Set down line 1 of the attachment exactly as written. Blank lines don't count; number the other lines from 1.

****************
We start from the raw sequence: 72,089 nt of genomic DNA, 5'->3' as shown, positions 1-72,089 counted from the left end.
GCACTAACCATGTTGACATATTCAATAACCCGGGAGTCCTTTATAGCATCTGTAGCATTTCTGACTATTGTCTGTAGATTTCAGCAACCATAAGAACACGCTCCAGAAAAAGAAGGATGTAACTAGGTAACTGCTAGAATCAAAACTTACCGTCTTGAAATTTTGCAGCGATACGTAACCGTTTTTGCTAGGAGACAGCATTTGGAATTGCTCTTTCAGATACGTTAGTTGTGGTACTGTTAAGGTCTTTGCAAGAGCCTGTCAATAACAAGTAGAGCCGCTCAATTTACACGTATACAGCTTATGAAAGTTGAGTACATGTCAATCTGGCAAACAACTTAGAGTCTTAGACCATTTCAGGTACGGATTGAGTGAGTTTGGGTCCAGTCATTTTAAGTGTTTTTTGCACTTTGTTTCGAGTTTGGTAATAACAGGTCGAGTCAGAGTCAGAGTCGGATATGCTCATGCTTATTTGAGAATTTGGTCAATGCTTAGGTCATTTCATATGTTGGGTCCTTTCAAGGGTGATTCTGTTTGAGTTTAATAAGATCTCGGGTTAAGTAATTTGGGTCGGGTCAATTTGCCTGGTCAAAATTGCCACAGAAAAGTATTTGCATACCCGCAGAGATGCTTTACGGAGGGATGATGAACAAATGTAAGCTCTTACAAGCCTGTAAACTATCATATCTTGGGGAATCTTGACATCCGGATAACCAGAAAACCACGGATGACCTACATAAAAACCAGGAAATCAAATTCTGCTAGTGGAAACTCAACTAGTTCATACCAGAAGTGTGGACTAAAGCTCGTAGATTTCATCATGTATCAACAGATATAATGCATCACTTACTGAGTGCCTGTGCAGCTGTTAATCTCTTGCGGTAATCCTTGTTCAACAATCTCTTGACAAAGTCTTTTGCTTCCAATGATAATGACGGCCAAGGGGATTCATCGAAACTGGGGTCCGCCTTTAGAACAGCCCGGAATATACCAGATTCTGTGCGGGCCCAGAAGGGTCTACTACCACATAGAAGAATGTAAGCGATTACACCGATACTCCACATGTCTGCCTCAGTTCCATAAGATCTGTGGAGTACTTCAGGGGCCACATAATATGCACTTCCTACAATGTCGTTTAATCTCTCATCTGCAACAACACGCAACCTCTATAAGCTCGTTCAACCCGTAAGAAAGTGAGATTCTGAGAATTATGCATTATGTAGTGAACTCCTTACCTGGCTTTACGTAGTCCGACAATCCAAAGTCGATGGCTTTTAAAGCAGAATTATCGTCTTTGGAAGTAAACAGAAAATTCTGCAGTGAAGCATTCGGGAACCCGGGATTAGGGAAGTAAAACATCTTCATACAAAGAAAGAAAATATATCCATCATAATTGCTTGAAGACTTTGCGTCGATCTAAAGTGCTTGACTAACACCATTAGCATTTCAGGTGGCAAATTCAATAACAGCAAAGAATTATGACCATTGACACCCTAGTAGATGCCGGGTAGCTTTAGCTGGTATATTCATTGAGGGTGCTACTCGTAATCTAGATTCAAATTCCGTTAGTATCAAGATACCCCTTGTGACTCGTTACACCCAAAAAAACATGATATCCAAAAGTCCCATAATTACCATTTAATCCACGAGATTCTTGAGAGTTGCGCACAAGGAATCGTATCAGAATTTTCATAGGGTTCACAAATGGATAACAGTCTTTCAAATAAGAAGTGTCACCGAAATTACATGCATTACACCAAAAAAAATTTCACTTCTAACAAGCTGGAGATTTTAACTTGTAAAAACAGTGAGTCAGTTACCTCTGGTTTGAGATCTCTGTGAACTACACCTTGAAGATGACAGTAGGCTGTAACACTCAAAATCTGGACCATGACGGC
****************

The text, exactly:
We start from the raw sequence: 72,089 nt of genomic DNA, 5'->3' as shown, positions 1-72,089 counted from the left end.